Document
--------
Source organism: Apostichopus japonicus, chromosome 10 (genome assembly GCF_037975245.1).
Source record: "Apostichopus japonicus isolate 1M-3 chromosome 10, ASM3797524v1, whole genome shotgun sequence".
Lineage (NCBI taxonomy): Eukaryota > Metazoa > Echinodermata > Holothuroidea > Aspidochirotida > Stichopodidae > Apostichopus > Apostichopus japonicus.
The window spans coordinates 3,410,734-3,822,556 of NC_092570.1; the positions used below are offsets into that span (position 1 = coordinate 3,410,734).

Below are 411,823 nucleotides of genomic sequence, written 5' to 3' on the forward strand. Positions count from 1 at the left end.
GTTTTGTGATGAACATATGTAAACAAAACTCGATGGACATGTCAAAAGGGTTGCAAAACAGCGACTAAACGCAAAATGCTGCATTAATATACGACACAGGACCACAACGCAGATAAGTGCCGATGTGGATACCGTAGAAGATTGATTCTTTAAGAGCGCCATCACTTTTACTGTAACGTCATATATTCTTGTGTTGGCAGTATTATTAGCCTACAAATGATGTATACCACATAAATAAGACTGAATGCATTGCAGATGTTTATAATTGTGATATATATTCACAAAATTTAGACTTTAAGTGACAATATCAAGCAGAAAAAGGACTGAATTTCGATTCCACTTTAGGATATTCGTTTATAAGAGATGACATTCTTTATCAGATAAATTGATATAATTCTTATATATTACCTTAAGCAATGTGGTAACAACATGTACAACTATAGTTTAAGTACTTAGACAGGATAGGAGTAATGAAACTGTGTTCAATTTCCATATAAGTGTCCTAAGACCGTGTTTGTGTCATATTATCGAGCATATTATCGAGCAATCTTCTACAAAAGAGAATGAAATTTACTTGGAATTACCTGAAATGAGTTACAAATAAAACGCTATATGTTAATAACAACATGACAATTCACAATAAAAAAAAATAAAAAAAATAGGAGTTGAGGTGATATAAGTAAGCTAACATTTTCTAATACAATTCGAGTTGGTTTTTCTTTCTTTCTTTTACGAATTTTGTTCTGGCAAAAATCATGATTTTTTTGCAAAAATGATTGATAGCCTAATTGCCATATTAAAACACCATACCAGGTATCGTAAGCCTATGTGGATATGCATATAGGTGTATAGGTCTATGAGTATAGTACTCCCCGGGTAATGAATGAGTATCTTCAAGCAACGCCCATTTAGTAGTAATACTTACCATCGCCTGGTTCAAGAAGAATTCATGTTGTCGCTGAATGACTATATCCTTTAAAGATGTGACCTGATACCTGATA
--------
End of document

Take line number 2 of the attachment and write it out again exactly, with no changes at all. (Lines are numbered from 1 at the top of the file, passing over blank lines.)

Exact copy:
Source record: "Apostichopus japonicus isolate 1M-3 chromosome 10, ASM3797524v1, whole genome shotgun sequence".